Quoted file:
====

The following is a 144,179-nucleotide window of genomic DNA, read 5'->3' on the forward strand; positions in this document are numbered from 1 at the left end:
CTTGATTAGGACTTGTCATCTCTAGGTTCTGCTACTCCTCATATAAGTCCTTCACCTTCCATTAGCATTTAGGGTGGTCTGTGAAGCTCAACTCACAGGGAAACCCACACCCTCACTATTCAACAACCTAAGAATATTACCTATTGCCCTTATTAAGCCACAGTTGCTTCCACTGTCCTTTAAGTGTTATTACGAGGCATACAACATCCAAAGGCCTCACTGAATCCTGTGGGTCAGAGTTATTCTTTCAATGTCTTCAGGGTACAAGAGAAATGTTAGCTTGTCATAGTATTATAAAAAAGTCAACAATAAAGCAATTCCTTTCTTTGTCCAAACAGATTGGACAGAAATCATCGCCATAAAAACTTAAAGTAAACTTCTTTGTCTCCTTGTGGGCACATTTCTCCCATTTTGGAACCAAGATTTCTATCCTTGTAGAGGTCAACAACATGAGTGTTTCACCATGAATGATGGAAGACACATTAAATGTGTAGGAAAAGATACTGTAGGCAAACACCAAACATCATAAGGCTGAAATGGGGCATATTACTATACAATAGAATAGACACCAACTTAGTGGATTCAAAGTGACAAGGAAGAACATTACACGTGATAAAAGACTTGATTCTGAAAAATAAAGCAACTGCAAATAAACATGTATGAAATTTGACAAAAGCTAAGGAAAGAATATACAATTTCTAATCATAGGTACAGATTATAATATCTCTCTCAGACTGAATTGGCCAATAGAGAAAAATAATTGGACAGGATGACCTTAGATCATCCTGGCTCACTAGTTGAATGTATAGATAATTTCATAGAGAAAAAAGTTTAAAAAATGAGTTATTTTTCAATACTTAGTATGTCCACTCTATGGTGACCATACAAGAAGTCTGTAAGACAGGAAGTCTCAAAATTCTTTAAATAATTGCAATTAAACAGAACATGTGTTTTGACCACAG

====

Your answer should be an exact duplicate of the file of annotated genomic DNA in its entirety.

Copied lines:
The following is a 144,179-nucleotide window of genomic DNA, read 5'->3' on the forward strand; positions in this document are numbered from 1 at the left end:
CTTGATTAGGACTTGTCATCTCTAGGTTCTGCTACTCCTCATATAAGTCCTTCACCTTCCATTAGCATTTAGGGTGGTCTGTGAAGCTCAACTCACAGGGAAACCCACACCCTCACTATTCAACAACCTAAGAATATTACCTATTGCCCTTATTAAGCCACAGTTGCTTCCACTGTCCTTTAAGTGTTATTACGAGGCATACAACATCCAAAGGCCTCACTGAATCCTGTGGGTCAGAGTTATTCTTTCAATGTCTTCAGGGTACAAGAGAAATGTTAGCTTGTCATAGTATTATAAAAAAGTCAACAATAAAGCAATTCCTTTCTTTGTCCAAACAGATTGGACAGAAATCATCGCCATAAAAACTTAAAGTAAACTTCTTTGTCTCCTTGTGGGCACATTTCTCCCATTTTGGAACCAAGATTTCTATCCTTGTAGAGGTCAACAACATGAGTGTTTCACCATGAATGATGGAAGACACATTAAATGTGTAGGAAAAGATACTGTAGGCAAACACCAAACATCATAAGGCTGAAATGGGGCATATTACTATACAATAGAATAGACACCAACTTAGTGGATTCAAAGTGACAAGGAAGAACATTACACGTGATAAAAGACTTGATTCTGAAAAATAAAGCAACTGCAAATAAACATGTATGAAATTTGACAAAAGCTAAGGAAAGAATATACAATTTCTAATCATAGGTACAGATTATAATATCTCTCTCAGACTGAATTGGCCAATAGAGAAAAATAATTGGACAGGATGACCTTAGATCATCCTGGCTCACTAGTTGAATGTATAGATAATTTCATAGAGAAAAAAGTTTAAAAAATGAGTTATTTTTCAATACTTAGTATGTCCACTCTATGGTGACCATACAAGAAGTCTGTAAGACAGGAAGTCTCAAAATTCTTTAAATAATTGCAATTAAACAGAACATGTGTTTTGACCACAG